3. His subsequent realization, upon reading the text (drawn from the first hour of Foucault’s January 5 lecture at the Collège de France) that appeared in the special issue of Magazine littéraire published shortly before Foucault’s death8 — that “this was not exactly Foucault’s intention in his proposal.”

I will come back to these points in a subsequent post. But, for now, it may be enough to note that Foucault’s own account casts some doubt on Habermas’ characterization of the proposal as “Foucault’s.”

Foucault’s account appeared in the course of a 1983 interview with Gérard Raulet that, as Richard Lynch notes, is available in seven different places under three different titles.9 In response to Raulet’s observation that the term “postmodernity” functions as a sort of “hold-all” concept, Foucault wryly asks “What are we calling postmodernity? I’m not up to date.” Raulet went on to summarize Habermas’ distinction, in his Adorno Prize lecture, between different strains of “conservative” thought, including his infamous characterization of Foucault as a member of the “Young Conservative” branch that runs “from Bataille to Derrida by way of Foucault.” To this Foucault responds,

I’ve never clearly understood what was meant in France by the word “modernity.” In the case of Baudelaire, yes, but thereafter I think the sense begins to get lost. I do not know what Germans mean by modernity. The Americans were planning a kind of seminar with Habermas and myself. Habermas had suggested the theme of modernity for the seminar. I feel troubled here because I do not grasp clearly what that might mean, though the word itself is unimportant; we can always use any arbitrary label. But neither do I grasp the kind of problems intended by this term – or how they would be common to people thought of as being “postmodern.” While I see clearly that behind what was known as structuralism, there was a certain problem – broadly speaking, that of the subject and the recasting of the subject – I do not understand what kind of problem is common to the people we call postmodern or poststructuralist. (Kelly 124)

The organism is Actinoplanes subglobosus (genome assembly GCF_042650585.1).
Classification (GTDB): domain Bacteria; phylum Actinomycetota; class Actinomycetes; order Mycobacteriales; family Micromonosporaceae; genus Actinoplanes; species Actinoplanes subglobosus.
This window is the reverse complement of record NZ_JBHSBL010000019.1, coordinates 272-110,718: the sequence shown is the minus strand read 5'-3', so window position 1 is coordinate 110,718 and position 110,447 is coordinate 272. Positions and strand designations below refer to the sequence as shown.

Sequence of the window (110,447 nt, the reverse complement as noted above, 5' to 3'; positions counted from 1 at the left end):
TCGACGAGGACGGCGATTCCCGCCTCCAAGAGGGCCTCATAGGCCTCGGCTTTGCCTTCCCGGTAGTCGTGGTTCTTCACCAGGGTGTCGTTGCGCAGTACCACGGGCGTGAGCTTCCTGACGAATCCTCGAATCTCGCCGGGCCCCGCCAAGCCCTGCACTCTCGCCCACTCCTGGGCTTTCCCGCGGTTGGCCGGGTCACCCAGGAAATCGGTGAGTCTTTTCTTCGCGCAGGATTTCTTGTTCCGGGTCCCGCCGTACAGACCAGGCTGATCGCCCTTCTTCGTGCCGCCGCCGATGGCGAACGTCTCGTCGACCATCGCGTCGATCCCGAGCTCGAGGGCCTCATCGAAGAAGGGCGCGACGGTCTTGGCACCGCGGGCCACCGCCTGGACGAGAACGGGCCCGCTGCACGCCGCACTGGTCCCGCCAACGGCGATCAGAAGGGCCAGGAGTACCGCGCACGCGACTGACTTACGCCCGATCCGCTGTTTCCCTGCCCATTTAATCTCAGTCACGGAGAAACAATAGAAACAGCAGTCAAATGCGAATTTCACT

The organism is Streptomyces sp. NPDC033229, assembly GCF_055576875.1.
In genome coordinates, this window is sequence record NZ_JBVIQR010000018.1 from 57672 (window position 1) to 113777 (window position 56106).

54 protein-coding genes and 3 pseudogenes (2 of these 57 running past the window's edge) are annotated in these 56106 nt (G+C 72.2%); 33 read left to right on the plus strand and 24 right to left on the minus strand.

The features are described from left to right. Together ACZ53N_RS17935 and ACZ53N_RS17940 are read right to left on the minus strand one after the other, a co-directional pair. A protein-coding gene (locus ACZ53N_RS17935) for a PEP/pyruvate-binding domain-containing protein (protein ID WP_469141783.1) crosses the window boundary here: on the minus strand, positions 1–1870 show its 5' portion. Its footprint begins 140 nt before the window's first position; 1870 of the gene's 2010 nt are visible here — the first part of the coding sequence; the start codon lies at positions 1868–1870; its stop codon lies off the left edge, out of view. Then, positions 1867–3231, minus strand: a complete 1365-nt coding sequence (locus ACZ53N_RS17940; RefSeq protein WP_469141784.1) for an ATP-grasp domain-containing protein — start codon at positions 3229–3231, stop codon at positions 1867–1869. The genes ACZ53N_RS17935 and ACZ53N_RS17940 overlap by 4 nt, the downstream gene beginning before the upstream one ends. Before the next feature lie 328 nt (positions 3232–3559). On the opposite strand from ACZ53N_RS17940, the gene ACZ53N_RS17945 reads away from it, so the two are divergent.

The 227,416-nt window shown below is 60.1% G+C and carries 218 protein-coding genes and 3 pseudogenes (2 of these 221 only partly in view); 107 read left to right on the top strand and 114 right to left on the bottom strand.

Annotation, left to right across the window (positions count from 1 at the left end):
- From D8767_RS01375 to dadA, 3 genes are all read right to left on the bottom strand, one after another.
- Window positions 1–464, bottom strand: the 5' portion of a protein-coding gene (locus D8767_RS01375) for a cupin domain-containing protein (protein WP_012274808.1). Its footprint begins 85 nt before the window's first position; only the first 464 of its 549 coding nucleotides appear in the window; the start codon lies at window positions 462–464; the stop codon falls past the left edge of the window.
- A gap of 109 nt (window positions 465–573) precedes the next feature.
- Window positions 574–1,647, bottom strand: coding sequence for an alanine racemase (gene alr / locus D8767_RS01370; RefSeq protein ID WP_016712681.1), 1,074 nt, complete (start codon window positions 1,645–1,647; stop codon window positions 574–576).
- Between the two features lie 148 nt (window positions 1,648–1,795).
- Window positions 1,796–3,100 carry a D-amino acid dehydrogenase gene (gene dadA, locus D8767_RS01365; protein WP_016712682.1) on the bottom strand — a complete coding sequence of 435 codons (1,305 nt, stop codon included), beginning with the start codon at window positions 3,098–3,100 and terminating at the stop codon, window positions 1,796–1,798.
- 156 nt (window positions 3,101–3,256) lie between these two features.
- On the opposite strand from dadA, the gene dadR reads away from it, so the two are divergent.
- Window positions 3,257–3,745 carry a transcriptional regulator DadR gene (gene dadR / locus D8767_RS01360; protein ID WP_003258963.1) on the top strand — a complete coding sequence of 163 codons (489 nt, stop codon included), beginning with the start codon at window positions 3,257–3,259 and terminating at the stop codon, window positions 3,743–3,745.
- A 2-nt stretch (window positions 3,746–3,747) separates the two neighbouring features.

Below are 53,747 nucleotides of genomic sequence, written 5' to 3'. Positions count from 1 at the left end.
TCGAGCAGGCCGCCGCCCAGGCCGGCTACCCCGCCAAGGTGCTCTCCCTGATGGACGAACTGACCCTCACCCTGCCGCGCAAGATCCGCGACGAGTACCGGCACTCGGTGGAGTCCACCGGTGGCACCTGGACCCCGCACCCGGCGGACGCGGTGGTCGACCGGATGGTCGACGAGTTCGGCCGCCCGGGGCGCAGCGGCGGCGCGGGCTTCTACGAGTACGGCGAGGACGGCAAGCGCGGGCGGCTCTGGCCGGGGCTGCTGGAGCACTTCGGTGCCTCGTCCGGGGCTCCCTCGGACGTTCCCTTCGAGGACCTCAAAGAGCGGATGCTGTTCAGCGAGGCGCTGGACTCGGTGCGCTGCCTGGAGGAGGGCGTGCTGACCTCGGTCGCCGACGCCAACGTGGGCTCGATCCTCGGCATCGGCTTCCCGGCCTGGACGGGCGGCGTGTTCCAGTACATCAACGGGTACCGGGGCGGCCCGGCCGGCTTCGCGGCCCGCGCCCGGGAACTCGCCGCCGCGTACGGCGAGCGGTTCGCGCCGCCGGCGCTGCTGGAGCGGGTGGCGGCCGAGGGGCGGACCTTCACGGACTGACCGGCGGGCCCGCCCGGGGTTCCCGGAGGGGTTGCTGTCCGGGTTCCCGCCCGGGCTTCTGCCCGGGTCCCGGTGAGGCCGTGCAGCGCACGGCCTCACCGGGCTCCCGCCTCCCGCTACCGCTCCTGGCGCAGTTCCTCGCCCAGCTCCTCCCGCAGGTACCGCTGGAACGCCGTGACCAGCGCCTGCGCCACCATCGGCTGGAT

What we have here is a somewhat different account of the origins of the DtNW.

  1. The initiative for the seminar comes from various unnamed “Americans”
  2. The “theme” for the seminar — “modernity” — was suggested by Habermas
  3. There is no suggestion that the seminar will focus on Kant’s answer to the question “What is Enlightenment?” (Though, of course, it is clear that Foucault has a longstanding interest in the text).

Confusions of this sort are, of course, hardly unusual, especially when we are dealing with scholars with as many demands on their time as Foucault and Habermas. Indeed, even those of us at the lower levels of the academic food chain are usually not entirely clear what we have agreed to talk about when someone invites us to talk about something until we have actually written the damned thing (a process that, in at least some cases, is completed in a state approaching panic on the way to the scene of the crime). But, obsessed as I am with the long history of the question “What is Enlightenment?”, it might be useful to achieve some degree of clarity about how the DtNW developed in the year or so between the meeting between Habermas and Foucault in Paris in March 1983 and Foucault’s death in June 1984. Unfortunately, there is a paper that I need to write for a talk that I am supposed to give at the end of August and (more importantly) the Clover-brewed Starbuck’s Reserve that has been fueling me as I write is now but a pleasant memory. So, it is time to schedule this post for publication (6 AM on Wednesday morning seems like as good a time as any), and continue the discussion next week.